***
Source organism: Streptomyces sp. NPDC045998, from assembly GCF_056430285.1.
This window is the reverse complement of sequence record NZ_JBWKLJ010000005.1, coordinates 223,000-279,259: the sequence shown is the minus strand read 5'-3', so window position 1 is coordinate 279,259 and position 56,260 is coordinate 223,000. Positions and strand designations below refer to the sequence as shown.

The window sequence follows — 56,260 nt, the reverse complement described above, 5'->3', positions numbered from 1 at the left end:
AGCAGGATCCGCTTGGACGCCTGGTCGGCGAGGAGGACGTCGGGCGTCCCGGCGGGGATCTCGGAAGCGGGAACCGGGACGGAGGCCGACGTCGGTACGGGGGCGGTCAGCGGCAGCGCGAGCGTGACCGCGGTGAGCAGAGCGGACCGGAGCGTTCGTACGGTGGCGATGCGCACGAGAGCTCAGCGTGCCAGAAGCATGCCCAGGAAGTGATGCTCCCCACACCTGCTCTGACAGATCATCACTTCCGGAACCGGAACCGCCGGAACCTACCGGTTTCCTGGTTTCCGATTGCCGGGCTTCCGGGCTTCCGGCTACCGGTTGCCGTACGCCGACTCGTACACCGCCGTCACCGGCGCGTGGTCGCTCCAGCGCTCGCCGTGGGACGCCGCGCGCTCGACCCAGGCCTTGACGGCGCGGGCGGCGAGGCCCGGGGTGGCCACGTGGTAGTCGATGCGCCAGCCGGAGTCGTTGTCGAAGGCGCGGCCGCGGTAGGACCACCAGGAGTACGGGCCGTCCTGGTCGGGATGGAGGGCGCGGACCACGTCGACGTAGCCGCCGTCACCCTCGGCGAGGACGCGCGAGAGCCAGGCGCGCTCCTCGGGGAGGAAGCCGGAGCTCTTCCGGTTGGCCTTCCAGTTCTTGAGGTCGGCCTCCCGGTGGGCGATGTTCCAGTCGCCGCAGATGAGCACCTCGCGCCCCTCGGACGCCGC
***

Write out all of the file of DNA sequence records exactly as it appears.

Source organism: Streptomyces sp. NPDC045998, from assembly GCF_056430285.1.
This window is the reverse complement of sequence record NZ_JBWKLJ010000005.1, coordinates 223,000-279,259: the sequence shown is the minus strand read 5'-3', so window position 1 is coordinate 279,259 and position 56,260 is coordinate 223,000. Positions and strand designations below refer to the sequence as shown.

The window sequence follows — 56,260 nt, the reverse complement described above, 5'->3', positions numbered from 1 at the left end:
AGCAGGATCCGCTTGGACGCCTGGTCGGCGAGGAGGACGTCGGGCGTCCCGGCGGGGATCTCGGAAGCGGGAACCGGGACGGAGGCCGACGTCGGTACGGGGGCGGTCAGCGGCAGCGCGAGCGTGACCGCGGTGAGCAGAGCGGACCGGAGCGTTCGTACGGTGGCGATGCGCACGAGAGCTCAGCGTGCCAGAAGCATGCCCAGGAAGTGATGCTCCCCACACCTGCTCTGACAGATCATCACTTCCGGAACCGGAACCGCCGGAACCTACCGGTTTCCTGGTTTCCGATTGCCGGGCTTCCGGGCTTCCGGCTACCGGTTGCCGTACGCCGACTCGTACACCGCCGTCACCGGCGCGTGGTCGCTCCAGCGCTCGCCGTGGGACGCCGCGCGCTCGACCCAGGCCTTGACGGCGCGGGCGGCGAGGCCCGGGGTGGCCACGTGGTAGTCGATGCGCCAGCCGGAGTCGTTGTCGAAGGCGCGGCCGCGGTAGGACCACCAGGAGTACGGGCCGTCCTGGTCGGGATGGAGGGCGCGGACCACGTCGACGTAGCCGCCGTCACCCTCGGCGAGGACGCGCGAGAGCCAGGCGCGCTCCTCGGGGAGGAAGCCGGAGCTCTTCCGGTTGGCCTTCCAGTTCTTGAGGTCGGCCTCCCGGTGGGCGATGTTCCAGTCGCCGCAGATGAGCACCTCGCGCCCCTCGGACGCCGC